Gabby [00:19:02] I’m I’m still currently with my children’s father and and people joke like, oh, there’s some you know, you live with someone long enough to check. You become similar. More similar. Oh that’s. Oh yeah. But I have this vision of someone listening to this and they have like in their mind, a crazy ex, and they’re like, oh, you know, really? But that is it. That’s amazing. I’m never going to tell my husband that because he is, he’s a, he’s a he’s kind of nutty, so I don’t know. So you wrote your first book, x brain and then brain food and, and now this is very specific because now we’re really talking about a women’s brain and the menopause brain before we launch off only into, into, menopause because my, my audience is, is pretty 5050. If we, if we could first talk about I would love to just talk about universal truths about our brains and puberty. I’m really interested in the difference at puberty. And then we can do a deep dive into the women’s side of it. So. As far as, like, brain health. What are just universal truths for our brains as far as things that support and things that that damage from. Because I would imagine, okay, we’ve established the genetic parts. We can’t control that. Now. We move into lifestyle. First food and exercise. Are they playing an equal part, support for the brain?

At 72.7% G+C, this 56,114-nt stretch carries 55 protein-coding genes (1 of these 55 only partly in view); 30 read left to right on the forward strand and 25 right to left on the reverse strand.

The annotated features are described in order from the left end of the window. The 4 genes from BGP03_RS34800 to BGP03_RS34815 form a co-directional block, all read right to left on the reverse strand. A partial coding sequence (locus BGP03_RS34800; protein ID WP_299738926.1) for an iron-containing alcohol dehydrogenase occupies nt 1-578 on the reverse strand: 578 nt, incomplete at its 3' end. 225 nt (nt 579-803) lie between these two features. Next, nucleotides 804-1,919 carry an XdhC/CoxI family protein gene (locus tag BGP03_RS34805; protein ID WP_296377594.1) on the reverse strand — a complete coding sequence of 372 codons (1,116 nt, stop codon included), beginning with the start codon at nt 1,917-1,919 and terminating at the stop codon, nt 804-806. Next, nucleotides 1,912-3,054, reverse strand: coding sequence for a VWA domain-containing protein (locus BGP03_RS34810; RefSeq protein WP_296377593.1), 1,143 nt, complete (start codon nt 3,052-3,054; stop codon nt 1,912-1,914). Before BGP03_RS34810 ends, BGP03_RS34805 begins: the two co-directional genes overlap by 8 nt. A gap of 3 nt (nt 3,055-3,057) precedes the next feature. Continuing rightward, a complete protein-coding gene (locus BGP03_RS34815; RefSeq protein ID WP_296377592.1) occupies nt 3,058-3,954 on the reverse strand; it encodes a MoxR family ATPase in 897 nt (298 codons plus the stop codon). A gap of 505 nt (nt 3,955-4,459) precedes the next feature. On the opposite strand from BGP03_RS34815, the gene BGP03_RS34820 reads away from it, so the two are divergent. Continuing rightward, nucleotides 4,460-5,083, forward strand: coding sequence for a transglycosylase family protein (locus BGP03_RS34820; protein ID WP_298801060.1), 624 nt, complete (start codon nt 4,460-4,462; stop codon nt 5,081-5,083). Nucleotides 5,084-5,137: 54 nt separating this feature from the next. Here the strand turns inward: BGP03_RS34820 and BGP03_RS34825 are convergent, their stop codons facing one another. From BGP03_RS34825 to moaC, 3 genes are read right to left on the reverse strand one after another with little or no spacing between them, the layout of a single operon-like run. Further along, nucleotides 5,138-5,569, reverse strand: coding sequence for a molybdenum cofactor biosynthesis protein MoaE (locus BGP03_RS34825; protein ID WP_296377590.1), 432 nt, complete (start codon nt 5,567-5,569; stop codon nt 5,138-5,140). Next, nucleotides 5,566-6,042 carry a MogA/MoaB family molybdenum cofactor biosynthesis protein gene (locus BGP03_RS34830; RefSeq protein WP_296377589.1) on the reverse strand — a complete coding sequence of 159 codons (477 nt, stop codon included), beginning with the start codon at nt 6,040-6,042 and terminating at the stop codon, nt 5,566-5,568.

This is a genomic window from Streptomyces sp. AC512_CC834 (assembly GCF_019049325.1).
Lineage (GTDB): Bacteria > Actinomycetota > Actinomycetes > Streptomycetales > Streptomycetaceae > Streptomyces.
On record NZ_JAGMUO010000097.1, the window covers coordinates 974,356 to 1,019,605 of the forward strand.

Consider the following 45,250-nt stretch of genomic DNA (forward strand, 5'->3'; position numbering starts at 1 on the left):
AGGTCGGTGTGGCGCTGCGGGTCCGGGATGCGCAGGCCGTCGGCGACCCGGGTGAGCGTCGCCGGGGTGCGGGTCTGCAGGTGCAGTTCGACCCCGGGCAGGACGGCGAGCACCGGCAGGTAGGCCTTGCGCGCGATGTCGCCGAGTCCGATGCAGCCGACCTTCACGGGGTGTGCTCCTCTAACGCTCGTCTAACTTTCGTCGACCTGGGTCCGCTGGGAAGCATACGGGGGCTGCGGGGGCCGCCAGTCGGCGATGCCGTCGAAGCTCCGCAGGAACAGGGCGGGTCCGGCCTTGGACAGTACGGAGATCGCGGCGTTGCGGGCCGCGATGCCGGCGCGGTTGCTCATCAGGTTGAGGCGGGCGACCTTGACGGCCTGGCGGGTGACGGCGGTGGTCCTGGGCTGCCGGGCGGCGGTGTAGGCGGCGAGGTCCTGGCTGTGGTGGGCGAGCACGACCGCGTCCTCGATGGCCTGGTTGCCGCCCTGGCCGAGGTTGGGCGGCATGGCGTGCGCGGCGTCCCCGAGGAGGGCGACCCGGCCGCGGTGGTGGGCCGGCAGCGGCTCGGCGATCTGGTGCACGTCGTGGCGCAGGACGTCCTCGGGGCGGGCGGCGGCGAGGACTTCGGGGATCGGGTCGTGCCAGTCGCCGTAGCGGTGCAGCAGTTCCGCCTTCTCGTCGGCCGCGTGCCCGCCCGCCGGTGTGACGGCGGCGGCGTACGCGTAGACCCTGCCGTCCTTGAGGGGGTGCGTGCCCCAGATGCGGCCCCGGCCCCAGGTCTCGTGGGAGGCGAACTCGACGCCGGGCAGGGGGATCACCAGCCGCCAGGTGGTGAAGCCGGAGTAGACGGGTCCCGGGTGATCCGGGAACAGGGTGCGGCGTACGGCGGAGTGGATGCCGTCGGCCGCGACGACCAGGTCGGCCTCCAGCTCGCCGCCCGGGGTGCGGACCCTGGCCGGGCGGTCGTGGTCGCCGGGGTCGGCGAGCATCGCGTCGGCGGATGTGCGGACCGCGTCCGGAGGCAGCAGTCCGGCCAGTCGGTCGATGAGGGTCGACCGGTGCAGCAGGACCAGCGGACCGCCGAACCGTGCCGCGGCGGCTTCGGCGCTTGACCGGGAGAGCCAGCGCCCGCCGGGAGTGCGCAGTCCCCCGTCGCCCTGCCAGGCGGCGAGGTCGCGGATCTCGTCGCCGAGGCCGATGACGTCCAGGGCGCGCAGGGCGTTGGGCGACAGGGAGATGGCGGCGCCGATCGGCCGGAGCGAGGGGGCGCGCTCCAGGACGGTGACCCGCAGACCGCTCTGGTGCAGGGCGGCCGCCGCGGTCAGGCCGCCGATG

Dr. Mosconi [00:20:38] I would say they’re complementary because they target different aspects of brain health. They would exercise. The benefits are both evident to genetic level, but especially at the physiological level. So the increase in blood flow, the endorphins, the anti-inflammatory effects are quite universally found, especially aerobic exercise like cardiovascular fitness, has been very well documented in terms of beneficial effects on multiple parameters of brain health. And now strength training is also receiving increasing attention for the positive effects of mood. Whereas the cardiovascular fitness seems to have stronger cognitive effects. Like, yes, it really seems to help with brain fog, with forgetfulness, with more cognitive performance, as well as body temperature regulation that is very important in puberty, pregnancy and menopause and anthropos. So it could really be a good tool because your brain and there’s one part of the brain that’s called the hypothalamus, the tiny structure. Right this large right under the thalamus. And it’s it’s involved in a lot of different functionalities, including, thermoregulation and how we’re able to modulate body temperature internally and externally in this structure. Is is highly sensitive to fluctuations in hormonal levels. So it really gets over activated during the three P’s puberty, pregnancy, perimenopause, but also anthropos for men. And that’s why women experience hot flashes or changes in sweating patterns, for example. It all the this turning point in exercise has a positive modulatory effect on the hypothalamus as well as related structures around it, like the hippocampus, which is the memory center of the brain, in the amygdala, which is the emotional center of the brain. So this is really important. And then diet, on the other hand, there’s so much you can achieve with your diet depending on the foods and nutrients that you eat. Right. You can bring in all the antioxidants that you need. They need to come from the diet. So that is a unique aspect of diet. It is extremely important for brain health because the brain is the most metabolically fat, is the most metabolically active organ in the body, and it burns glucose preferentially to make energy, which means that at the same time, it makes a lot of free radicals and oxidative stress. So it’s a little bit of a vicious circle that the brain. Needs to burn glucose to make energy. But this process inevitably produces free radicals. In the brain is the one organ that is really vulnerable to free radical formation. So it’s a little bit of a yeah, it’s a little bit unfortunate, guys, but that’s also why your brains are so dependent on our diet, because food is the only way to really obtain antioxidants. For overall health and for brain health. So that is important. And then fiber is extremely important. Lean protein, anti-inflammatory nutrients. There’s so much that one can do with a good combination of diet and exercise.